Ingenious Steam Machines

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The Winans steam gun.
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Henri Giffard's steam-powered dirigible of 1852 was in fact the first full-size airship.
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A ''David''-style cigar boat photographed in Charleston, S.C., in 1865 and an 1863 drawing showing the inner workings of David C. Ebaugh's original design (inset).
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Clement Ader's ill-fated steam-powered airplane.
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Patent drawing for Villar and Talbot's ''steam land torpedo.''In their patent application of 1915, Villar and Talbot proposed transporting a torpedo (7 in the drawing) across no-man's-land by means of a two-cylinder steam engine (5) and boiler (6). The engine was to be manufactured inexpensively, as it would, in all likelihood, be destroyed by the blast. If one wanted to retrieve the engine, which had no reversing mechanism, the control cable (9) could bring it back.

While manufacturers busied themselves with increasingly successful farm steam engines, inventors were experimenting with a host of steam machines many of them fascinating, some of them zany, and a few of them bizarre. Here is a look at some noteworthy steam devices culled from the pages of history.


On Sept. 24, 1852, French inventor Henri Giffard, using a steam engine for power, designed and flew the first full-size airship. His flight took him from a Paris racecourse to the small town of Trappes some 15 miles west at a speed of roughly 6 mph. Giffard’s airship consisted of a net surrounding a gas-filled, cigar-shaped balloon. A pole hung from the net, horizontally and in line with the balloon, and a gondola was suspended beneath the pole. The ship supported a boiler weighing 100 pounds and an engine weighing 250 pounds; relatively light, but still heavy for an airship. Aware of the potential for fire or explosion, Giffard surrounded the boiler’s stoke hole with wire gauze. He also pointed the boiler’s exhaust down and away from the balloon.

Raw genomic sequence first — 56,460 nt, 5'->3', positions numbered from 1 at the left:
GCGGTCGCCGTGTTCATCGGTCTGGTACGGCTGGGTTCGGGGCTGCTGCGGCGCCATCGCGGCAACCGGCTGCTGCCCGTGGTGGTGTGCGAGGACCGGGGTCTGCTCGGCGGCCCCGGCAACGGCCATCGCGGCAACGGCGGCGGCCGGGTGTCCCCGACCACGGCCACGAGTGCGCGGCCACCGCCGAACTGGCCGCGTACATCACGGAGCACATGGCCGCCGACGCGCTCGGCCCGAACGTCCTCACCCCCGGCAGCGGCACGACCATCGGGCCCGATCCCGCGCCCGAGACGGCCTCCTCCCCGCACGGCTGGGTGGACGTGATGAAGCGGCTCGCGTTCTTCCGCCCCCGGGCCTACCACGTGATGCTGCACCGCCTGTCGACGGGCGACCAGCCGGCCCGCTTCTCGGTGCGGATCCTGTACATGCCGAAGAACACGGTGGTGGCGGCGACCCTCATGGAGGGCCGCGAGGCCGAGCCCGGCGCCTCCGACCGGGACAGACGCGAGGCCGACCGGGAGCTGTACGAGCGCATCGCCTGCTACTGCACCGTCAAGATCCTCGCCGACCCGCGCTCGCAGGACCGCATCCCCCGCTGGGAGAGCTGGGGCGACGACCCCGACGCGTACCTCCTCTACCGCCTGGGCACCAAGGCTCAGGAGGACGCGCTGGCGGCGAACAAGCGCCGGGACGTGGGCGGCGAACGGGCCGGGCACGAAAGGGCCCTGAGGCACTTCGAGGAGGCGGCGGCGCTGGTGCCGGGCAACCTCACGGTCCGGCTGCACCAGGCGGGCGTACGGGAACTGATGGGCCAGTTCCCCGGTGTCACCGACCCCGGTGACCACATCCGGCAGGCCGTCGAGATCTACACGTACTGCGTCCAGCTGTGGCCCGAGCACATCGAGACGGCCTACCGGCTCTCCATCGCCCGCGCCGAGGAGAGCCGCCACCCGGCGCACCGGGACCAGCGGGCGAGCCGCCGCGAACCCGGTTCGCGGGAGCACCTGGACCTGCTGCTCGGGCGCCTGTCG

Giffard’s next experimental craft barely escaped disaster. Giffard tried to suspend a boiler and engine beneath what he hoped was an improved bag, but escaping gas caused the balloon to flatten. In turn, the gondola’s nose tilted upward, some lines broke and the balloon slipped from the net and burst. Giffard and a passenger miraculously survived with only minor injuries. Following this, Giffard planned a mammoth, steam-powered airship weighing 30 tons, but prohibitive costs caused him to scrap the project. Giffard is best known in the farm steam engine community as the inventor of the injector.


In 1861, Ross Winans, a locomotive builder in Baltimore, Md., manufactured a steam-powered gun invented by a Charles S. Dickenson. Winans welcomed novelty, a trait he was known for in his locomotive designs, and he applied his enthusiasm for innovation when he produced the steam gun that came to bear his name.

The idea behind the gun was to use steam to hurl a cannonball; his “gun” was supposedly capable of throwing 200 balls a minute (weight unknown) up to 2 miles, of projecting a 100-pound cannon ball and even of firing bullets. The Winans device could be considered an early machine gun, and certain writers have described it by that term. A hopper fed the pivoted gun barrel of the Winans gun, which itself ran on railroad tracks. Winans evidently hoped it might be used to bring the rapidly escalating Civil War to a quick conclusion.

Although born in Vernon, N.J., Winans was a Confederate sympathizer who was actively involved in Confederate politics. In May of 1861 Winans shipped his gun south from Baltimore to Harpers Ferry, Va., but on May 11, 1861, Colonel Edward F. Jones of the 6th Massachusetts Regiment under Brigadier General Benjamin F. Butler intercepted Winans’ gun. Three days later, Butler captured Winans in Baltimore. Had Secretary of State William H. Seward not interceded on behalf of the millionaire prisoner, Winans might have been hanged for treason. Instead, he was released, a fact that angered Butler for the rest of his life. Through the remainder of the war, the gun protected the Baltimore & Ohio Patuxent River Viaduct.